More than 80 Jerusalem College of Technology students from Israel and 23 countries gathered at the college’s Machon Lev campus and worked around the clock last Wednesday evening through Friday morning as part of the its third-annual “Great Minds” men’s hackathon.
The winning team, consisting of Brazilians Daniel Vofchuk, David Zimberknopf and Daniel Grunberger, won a 3,000 shekel prize (nearly $850) for their lifesaving solution to a challenge presented by Magen David Adom, designed to eliminate human error when checking crucial inventory on ambulances before they are sent out.
“In addition to a student at JCT, I am also an EMT volunteer for Magen David Adom, so this challenge really spoke to me personally and I knew the problem firsthand,” said Vofchuk. “I was able to put my high-level studies of engineering at JCT into practice, together with my knowledge as an EMT, to hopefully save lives and help more people.”
Having to use a paper checklist of more than 100 items, everyday MDA personnel must check inside the ambulance manually, allowing important devices and medications to get left behind when the ambulances dispatch.
Around the world, instances arise when ambulances arrive at places without critical lifesaving equipment like oxygen, a defibrillator batteries or even needles. The winning solution developed an app where sensors installed in the ambulance will be able to identify necessary items and communicate with a tablet on board to notify if something is missing.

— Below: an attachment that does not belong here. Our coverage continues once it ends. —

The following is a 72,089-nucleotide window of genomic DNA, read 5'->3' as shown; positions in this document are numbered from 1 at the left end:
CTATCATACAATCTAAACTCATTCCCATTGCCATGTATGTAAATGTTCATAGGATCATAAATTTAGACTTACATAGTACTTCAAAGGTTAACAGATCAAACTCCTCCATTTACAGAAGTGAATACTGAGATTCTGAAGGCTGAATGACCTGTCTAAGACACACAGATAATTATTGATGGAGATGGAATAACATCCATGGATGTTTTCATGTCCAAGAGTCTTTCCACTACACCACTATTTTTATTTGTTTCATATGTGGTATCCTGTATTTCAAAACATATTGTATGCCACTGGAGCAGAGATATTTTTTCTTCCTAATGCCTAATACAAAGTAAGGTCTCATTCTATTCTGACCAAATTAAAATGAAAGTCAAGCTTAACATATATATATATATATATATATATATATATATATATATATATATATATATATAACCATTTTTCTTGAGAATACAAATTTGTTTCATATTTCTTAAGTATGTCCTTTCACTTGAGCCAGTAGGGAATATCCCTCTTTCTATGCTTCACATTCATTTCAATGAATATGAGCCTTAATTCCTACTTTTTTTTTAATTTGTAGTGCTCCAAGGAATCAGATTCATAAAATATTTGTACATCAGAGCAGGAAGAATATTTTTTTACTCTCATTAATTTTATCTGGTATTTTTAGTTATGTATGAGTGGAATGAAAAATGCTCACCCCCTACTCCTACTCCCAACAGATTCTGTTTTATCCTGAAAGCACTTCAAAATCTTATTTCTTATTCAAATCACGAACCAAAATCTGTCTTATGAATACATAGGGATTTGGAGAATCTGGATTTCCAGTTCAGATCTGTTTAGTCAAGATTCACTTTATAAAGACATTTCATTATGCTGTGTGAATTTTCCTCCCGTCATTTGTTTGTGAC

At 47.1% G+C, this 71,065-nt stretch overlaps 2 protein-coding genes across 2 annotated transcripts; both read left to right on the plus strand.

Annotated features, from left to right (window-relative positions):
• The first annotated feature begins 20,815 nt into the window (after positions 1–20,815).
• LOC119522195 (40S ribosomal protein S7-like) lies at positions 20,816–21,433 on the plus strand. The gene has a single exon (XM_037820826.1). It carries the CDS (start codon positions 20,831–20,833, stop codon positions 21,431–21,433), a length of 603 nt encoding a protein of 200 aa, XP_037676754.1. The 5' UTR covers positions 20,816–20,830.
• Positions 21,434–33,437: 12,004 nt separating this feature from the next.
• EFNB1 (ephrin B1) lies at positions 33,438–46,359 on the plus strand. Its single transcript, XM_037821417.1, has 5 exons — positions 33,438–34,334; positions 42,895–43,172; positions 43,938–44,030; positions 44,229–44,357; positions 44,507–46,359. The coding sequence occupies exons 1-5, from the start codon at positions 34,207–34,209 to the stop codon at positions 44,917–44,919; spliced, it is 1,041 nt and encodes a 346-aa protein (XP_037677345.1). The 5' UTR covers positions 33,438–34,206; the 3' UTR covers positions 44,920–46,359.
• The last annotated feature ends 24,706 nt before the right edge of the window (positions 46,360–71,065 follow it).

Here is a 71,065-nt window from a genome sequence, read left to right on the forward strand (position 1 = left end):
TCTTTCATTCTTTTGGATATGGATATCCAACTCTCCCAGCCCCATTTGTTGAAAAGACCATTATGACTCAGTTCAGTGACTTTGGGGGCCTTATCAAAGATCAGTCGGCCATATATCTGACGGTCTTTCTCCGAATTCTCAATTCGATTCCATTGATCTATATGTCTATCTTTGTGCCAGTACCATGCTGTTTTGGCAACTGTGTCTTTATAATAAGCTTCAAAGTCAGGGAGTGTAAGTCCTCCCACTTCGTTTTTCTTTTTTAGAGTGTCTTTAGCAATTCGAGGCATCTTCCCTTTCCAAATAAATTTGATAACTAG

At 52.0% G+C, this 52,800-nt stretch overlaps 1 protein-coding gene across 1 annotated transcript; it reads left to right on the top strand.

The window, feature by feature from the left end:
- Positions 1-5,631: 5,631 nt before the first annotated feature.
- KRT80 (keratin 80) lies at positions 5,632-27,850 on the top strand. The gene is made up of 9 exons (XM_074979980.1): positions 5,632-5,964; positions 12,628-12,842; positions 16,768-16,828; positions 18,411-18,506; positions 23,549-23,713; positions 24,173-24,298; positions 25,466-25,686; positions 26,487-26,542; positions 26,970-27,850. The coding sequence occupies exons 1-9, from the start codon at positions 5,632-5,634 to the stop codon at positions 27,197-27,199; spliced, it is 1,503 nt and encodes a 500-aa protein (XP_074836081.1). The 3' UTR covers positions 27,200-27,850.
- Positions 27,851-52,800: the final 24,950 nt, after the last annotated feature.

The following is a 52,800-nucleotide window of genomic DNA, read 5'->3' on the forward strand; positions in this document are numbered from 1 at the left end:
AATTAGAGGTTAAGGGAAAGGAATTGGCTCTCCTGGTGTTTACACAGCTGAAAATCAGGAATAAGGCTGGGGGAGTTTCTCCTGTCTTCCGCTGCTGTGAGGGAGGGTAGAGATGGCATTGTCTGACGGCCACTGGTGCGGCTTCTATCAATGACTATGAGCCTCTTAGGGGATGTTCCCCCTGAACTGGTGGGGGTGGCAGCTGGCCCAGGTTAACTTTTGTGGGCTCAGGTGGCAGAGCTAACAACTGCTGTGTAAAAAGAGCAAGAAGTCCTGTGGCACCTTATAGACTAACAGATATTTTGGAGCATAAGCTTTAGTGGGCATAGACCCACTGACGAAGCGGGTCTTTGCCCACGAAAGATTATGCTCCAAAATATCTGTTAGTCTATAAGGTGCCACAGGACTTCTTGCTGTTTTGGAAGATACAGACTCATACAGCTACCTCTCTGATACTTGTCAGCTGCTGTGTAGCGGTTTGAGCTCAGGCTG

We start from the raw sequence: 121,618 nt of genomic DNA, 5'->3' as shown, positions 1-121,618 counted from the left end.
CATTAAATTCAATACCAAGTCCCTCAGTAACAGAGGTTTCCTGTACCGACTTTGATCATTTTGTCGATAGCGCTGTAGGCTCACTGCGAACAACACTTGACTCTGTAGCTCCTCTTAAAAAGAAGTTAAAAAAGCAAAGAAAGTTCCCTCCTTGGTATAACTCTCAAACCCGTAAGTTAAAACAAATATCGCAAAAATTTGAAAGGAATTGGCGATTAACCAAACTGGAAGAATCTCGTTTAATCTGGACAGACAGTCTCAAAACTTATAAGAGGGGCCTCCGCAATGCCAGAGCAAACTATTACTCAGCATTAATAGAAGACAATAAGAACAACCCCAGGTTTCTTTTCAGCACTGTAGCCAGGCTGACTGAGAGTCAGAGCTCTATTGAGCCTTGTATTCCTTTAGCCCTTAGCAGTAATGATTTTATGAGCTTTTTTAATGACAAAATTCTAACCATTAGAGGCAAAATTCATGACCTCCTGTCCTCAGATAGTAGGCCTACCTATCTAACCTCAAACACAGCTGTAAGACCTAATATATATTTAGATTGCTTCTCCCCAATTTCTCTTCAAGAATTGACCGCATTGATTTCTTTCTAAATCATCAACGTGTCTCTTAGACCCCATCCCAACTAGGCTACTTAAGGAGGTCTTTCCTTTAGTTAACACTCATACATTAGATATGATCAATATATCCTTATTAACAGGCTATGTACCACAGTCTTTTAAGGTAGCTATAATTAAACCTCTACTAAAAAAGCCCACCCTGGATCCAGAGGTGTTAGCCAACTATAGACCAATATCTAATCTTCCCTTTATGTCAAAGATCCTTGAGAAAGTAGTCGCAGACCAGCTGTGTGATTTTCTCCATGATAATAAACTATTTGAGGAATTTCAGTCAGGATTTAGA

“We are so excited to work with these students. They have great questions and are very creative—both the international students and the Israeli students,” said Matanya Frankel, one of the mentors from Magen David Adom who worked with the students throughout the hackathon.
Prizes for second and third place were given to solutions in machine learning to identify online anti-Semitism and take action, while other challenges included a solution involving video analytics and machine learning to identify road accidents in real-time and alert emergency services, an at-home training device for MDA medics and a solution for soldiers with PTSD to provide improved therapy.
“At JCT, we started doing hackathons on campus in order to enable our students to take what they learn in their engineering, business and nursing courses, and then create,” said Orlee Gutman, director of strategic partnerships at JCT. “What we find each year is that what appeals to our students are challenges that save lives and are critical to the well-being of the community, and we couldn’t be prouder of them.
“In addition to the means,” she said, “we also provide them a platform to take the prototypes they create and develop them into products ready for market, so they can see their ideas truly make an impact.”